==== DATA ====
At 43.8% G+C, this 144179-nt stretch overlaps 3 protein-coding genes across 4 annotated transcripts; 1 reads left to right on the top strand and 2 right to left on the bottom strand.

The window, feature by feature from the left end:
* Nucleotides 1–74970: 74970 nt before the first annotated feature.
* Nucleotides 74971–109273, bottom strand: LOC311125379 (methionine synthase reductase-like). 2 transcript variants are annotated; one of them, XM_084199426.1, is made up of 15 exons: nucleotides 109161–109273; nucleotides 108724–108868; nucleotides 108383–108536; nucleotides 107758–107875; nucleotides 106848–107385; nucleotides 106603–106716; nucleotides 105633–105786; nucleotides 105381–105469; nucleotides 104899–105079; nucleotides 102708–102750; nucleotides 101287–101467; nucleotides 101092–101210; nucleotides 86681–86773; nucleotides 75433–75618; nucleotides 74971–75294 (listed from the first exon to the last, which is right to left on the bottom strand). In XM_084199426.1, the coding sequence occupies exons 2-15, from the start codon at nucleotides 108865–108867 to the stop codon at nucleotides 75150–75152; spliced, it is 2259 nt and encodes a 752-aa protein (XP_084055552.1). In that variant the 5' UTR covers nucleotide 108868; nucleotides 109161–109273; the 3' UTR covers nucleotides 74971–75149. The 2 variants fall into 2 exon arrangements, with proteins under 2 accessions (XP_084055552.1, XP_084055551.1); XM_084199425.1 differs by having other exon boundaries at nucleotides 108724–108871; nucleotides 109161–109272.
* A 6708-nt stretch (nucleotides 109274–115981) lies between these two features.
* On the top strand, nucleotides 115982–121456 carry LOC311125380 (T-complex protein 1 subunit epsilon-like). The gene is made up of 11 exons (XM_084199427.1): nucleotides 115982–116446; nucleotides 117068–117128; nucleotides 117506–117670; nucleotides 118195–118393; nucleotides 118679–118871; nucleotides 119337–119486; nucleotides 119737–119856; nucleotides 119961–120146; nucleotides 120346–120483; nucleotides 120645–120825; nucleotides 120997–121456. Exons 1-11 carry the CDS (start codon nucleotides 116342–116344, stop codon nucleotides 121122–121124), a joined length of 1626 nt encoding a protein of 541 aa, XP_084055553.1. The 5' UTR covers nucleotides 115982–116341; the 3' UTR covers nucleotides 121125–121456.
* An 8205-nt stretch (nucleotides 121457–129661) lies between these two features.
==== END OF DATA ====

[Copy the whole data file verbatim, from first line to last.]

At 43.8% G+C, this 144179-nt stretch overlaps 3 protein-coding genes across 4 annotated transcripts; 1 reads left to right on the top strand and 2 right to left on the bottom strand.

The window, feature by feature from the left end:
* Nucleotides 1–74970: 74970 nt before the first annotated feature.
* Nucleotides 74971–109273, bottom strand: LOC311125379 (methionine synthase reductase-like). 2 transcript variants are annotated; one of them, XM_084199426.1, is made up of 15 exons: nucleotides 109161–109273; nucleotides 108724–108868; nucleotides 108383–108536; nucleotides 107758–107875; nucleotides 106848–107385; nucleotides 106603–106716; nucleotides 105633–105786; nucleotides 105381–105469; nucleotides 104899–105079; nucleotides 102708–102750; nucleotides 101287–101467; nucleotides 101092–101210; nucleotides 86681–86773; nucleotides 75433–75618; nucleotides 74971–75294 (listed from the first exon to the last, which is right to left on the bottom strand). In XM_084199426.1, the coding sequence occupies exons 2-15, from the start codon at nucleotides 108865–108867 to the stop codon at nucleotides 75150–75152; spliced, it is 2259 nt and encodes a 752-aa protein (XP_084055552.1). In that variant the 5' UTR covers nucleotide 108868; nucleotides 109161–109273; the 3' UTR covers nucleotides 74971–75149. The 2 variants fall into 2 exon arrangements, with proteins under 2 accessions (XP_084055552.1, XP_084055551.1); XM_084199425.1 differs by having other exon boundaries at nucleotides 108724–108871; nucleotides 109161–109272.
* A 6708-nt stretch (nucleotides 109274–115981) lies between these two features.
* On the top strand, nucleotides 115982–121456 carry LOC311125380 (T-complex protein 1 subunit epsilon-like). The gene is made up of 11 exons (XM_084199427.1): nucleotides 115982–116446; nucleotides 117068–117128; nucleotides 117506–117670; nucleotides 118195–118393; nucleotides 118679–118871; nucleotides 119337–119486; nucleotides 119737–119856; nucleotides 119961–120146; nucleotides 120346–120483; nucleotides 120645–120825; nucleotides 120997–121456. Exons 1-11 carry the CDS (start codon nucleotides 116342–116344, stop codon nucleotides 121122–121124), a joined length of 1626 nt encoding a protein of 541 aa, XP_084055553.1. The 5' UTR covers nucleotides 115982–116341; the 3' UTR covers nucleotides 121125–121456.
* An 8205-nt stretch (nucleotides 121457–129661) lies between these two features.